status and reading age, but who had no history of domestic violence.
This study was conducted in Australia.
Source: The Psychological Functioning of Children from Backgrounds
of Domestic Violence by Mathias et al, The Australian Psychologist,
1995, Vol. 30, No. 1, pp. 47-56.
Reproduced from Child Care Information System (v2.1) from
Institute of Public
Monitoring poverty and social exclusion 2002
The New Policy Institute with support from the Joseph
Rowntree Foundation produces annual reports of indicators of poverty
and social exclusion. The data is the most comprehensive and up-to-date
available. Here are some key indicators from the 2002 report:
- The most commonly used threshold of low income is 60% of median
income. In 2001/02, before deducting housing costs, this equated to
£187 per week for a couple with no children, £114 for
a single person, £273 for a couple with two children and £200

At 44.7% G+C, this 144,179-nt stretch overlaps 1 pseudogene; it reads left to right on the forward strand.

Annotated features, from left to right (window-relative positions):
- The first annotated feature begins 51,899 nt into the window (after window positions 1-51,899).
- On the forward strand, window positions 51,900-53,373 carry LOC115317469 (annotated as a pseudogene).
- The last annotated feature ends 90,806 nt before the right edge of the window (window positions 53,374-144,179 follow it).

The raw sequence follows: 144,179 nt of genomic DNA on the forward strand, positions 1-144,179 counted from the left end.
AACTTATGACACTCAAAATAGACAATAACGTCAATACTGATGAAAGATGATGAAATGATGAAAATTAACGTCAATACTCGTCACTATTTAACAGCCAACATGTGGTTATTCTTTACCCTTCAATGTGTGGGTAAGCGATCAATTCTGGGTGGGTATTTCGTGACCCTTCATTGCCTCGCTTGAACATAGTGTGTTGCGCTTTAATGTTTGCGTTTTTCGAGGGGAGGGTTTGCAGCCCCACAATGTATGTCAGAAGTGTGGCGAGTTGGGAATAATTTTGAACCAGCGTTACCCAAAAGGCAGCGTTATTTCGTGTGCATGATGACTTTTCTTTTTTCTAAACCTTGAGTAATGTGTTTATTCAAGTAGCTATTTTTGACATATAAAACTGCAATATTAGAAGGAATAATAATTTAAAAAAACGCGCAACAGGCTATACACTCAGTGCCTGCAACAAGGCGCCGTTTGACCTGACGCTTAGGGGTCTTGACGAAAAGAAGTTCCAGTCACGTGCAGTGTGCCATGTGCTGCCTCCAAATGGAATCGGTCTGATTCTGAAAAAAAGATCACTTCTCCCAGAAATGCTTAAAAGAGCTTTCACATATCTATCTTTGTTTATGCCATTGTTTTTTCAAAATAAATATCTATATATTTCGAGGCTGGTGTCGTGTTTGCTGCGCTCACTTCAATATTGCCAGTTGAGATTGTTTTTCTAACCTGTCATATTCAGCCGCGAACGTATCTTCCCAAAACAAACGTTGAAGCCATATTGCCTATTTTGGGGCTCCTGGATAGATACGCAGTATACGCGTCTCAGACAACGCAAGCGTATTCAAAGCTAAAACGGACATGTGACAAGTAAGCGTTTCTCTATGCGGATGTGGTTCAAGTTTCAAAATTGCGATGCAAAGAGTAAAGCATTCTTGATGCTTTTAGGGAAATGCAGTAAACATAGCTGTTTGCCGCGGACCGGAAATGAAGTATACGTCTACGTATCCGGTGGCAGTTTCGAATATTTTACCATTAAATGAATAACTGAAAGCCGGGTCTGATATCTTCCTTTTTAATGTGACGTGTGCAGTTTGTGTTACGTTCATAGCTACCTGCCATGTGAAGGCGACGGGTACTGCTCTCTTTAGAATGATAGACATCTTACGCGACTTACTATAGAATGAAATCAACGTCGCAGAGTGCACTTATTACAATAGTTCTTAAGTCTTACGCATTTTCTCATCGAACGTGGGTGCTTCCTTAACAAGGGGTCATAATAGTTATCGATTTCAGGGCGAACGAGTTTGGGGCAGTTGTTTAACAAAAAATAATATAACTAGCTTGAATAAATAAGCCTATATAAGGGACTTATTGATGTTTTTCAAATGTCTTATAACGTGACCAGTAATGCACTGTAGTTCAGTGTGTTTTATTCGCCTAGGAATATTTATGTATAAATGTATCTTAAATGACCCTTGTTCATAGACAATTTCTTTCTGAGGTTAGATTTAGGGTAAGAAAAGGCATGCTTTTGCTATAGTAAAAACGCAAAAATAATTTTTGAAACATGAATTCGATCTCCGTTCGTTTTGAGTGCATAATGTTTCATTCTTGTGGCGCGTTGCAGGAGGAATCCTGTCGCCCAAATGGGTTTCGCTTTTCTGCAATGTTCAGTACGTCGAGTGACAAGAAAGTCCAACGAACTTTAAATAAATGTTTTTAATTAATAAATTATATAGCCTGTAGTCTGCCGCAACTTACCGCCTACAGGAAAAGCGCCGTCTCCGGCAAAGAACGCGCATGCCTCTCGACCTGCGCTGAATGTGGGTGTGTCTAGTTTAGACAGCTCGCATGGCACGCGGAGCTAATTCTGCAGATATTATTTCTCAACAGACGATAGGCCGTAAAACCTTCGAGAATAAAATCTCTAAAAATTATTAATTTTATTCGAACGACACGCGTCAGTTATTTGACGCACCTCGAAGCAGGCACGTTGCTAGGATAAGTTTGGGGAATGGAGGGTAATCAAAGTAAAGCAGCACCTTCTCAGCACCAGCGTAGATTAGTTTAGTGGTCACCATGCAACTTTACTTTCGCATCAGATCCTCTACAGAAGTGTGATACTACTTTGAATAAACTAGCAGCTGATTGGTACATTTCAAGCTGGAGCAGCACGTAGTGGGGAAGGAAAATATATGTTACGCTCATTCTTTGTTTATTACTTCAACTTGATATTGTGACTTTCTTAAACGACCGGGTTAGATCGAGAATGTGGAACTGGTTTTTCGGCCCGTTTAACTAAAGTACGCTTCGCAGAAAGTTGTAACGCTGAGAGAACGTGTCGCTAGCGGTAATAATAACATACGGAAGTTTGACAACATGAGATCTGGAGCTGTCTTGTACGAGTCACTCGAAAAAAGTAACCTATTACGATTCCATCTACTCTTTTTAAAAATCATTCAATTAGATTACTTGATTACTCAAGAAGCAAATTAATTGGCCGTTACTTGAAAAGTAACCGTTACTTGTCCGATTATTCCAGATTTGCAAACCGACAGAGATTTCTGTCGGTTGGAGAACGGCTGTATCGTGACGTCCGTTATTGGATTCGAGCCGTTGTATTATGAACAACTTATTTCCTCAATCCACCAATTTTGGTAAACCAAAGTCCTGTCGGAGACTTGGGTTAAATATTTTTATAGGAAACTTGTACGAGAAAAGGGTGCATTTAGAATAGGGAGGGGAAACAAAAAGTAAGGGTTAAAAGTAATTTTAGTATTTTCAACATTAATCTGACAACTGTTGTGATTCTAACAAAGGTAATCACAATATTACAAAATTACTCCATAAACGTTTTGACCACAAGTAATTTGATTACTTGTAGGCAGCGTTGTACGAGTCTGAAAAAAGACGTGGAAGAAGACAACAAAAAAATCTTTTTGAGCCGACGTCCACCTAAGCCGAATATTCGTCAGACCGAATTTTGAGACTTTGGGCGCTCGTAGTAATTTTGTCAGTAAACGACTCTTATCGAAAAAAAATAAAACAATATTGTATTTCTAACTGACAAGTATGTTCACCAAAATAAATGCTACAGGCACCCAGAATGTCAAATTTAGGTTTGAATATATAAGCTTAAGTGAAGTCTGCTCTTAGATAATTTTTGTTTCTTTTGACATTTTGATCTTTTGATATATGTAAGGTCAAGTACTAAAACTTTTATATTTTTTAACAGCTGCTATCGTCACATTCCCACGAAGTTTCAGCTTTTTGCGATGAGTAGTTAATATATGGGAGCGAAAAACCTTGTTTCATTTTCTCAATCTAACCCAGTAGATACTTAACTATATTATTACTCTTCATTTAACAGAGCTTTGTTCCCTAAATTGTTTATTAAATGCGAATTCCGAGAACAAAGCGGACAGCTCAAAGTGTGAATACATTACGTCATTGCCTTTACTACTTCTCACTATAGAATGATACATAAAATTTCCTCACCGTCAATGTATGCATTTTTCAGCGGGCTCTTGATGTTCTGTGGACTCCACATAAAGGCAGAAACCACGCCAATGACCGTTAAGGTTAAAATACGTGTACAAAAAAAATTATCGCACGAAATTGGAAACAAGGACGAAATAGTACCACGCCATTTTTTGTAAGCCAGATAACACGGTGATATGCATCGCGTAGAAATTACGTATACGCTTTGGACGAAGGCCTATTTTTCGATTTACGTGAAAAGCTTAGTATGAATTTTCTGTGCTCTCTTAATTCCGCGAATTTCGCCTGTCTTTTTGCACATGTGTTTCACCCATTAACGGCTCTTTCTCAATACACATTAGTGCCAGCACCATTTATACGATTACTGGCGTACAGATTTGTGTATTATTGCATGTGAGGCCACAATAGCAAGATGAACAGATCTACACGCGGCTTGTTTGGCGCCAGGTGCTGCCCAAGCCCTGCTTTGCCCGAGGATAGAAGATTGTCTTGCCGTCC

for a lone parent with two children.
- In 2001/02, 12½ million people were living on incomes below
this income threshold. This represents a drop of 1½ million
- The numbers of people on relative low incomes remained broadly unchanged
during the 1990s after having doubled in the 1980s.
- The number of children living in households below 60% of median
income was 3.8 million in 2001/02. This represents a drop of 0.6 million
- Children are one and a third times more likely to live in a low
income household than adults.
- 2 million children live in workless households.
- People of Black Caribbean, Bangladeshi and African ethnicity are
twice as likely to be out of work and wanting work compared with white
- Although the rate of permanent exclusions for black pupils fell
by a fifth between 1998/99 and 1999/00, they were still four times
more likely to be excluded than Whites.
- Black young adults are seven times as likely as white young adults
to be in prison.
- Asians are three times more likely to report that their quality
of life is greatly affected by the fear of crime than people on average.
- In 1999/00, 1¼ million pensioners had no income other than
the state pension, unchanged since at least 1994/95.